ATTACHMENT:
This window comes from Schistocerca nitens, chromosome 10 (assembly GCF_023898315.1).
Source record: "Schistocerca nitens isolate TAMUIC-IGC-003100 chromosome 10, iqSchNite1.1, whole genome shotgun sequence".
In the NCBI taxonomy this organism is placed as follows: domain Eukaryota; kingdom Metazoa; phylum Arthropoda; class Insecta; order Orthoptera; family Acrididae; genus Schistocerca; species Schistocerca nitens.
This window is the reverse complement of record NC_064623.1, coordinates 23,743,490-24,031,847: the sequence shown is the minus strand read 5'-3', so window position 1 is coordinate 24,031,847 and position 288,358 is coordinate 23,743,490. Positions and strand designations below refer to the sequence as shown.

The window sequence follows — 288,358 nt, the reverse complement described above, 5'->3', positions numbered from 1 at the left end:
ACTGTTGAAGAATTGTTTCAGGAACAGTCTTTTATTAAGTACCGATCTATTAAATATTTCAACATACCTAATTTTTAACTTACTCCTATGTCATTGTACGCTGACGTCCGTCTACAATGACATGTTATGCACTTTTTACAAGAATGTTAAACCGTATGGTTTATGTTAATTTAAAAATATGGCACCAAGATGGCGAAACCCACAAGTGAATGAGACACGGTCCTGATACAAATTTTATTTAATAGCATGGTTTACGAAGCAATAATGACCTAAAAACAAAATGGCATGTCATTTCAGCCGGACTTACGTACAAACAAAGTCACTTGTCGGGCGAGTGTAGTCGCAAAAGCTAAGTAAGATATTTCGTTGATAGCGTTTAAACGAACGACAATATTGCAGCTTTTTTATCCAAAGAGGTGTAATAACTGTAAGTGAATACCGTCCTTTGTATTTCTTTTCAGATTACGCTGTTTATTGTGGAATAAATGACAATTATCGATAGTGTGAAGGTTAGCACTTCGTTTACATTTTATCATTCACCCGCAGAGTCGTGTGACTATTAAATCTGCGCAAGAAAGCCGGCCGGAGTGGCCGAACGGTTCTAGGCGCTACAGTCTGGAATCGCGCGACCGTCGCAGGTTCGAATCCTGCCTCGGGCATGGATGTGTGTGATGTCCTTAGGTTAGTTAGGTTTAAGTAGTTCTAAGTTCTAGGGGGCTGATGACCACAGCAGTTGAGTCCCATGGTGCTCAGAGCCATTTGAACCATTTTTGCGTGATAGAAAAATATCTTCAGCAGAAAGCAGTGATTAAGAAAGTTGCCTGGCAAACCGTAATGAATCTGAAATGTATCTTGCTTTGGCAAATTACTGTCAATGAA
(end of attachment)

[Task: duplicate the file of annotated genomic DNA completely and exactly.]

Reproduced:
This window comes from Schistocerca nitens, chromosome 10 (assembly GCF_023898315.1).
Source record: "Schistocerca nitens isolate TAMUIC-IGC-003100 chromosome 10, iqSchNite1.1, whole genome shotgun sequence".
In the NCBI taxonomy this organism is placed as follows: domain Eukaryota; kingdom Metazoa; phylum Arthropoda; class Insecta; order Orthoptera; family Acrididae; genus Schistocerca; species Schistocerca nitens.
This window is the reverse complement of record NC_064623.1, coordinates 23,743,490-24,031,847: the sequence shown is the minus strand read 5'-3', so window position 1 is coordinate 24,031,847 and position 288,358 is coordinate 23,743,490. Positions and strand designations below refer to the sequence as shown.

The window sequence follows — 288,358 nt, the reverse complement described above, 5'->3', positions numbered from 1 at the left end:
ACTGTTGAAGAATTGTTTCAGGAACAGTCTTTTATTAAGTACCGATCTATTAAATATTTCAACATACCTAATTTTTAACTTACTCCTATGTCATTGTACGCTGACGTCCGTCTACAATGACATGTTATGCACTTTTTACAAGAATGTTAAACCGTATGGTTTATGTTAATTTAAAAATATGGCACCAAGATGGCGAAACCCACAAGTGAATGAGACACGGTCCTGATACAAATTTTATTTAATAGCATGGTTTACGAAGCAATAATGACCTAAAAACAAAATGGCATGTCATTTCAGCCGGACTTACGTACAAACAAAGTCACTTGTCGGGCGAGTGTAGTCGCAAAAGCTAAGTAAGATATTTCGTTGATAGCGTTTAAACGAACGACAATATTGCAGCTTTTTTATCCAAAGAGGTGTAATAACTGTAAGTGAATACCGTCCTTTGTATTTCTTTTCAGATTACGCTGTTTATTGTGGAATAAATGACAATTATCGATAGTGTGAAGGTTAGCACTTCGTTTACATTTTATCATTCACCCGCAGAGTCGTGTGACTATTAAATCTGCGCAAGAAAGCCGGCCGGAGTGGCCGAACGGTTCTAGGCGCTACAGTCTGGAATCGCGCGACCGTCGCAGGTTCGAATCCTGCCTCGGGCATGGATGTGTGTGATGTCCTTAGGTTAGTTAGGTTTAAGTAGTTCTAAGTTCTAGGGGGCTGATGACCACAGCAGTTGAGTCCCATGGTGCTCAGAGCCATTTGAACCATTTTTGCGTGATAGAAAAATATCTTCAGCAGAAAGCAGTGATTAAGAAAGTTGCCTGGCAAACCGTAATGAATCTGAAATGTATCTTGCTTTGGCAAATTACTGTCAATGAA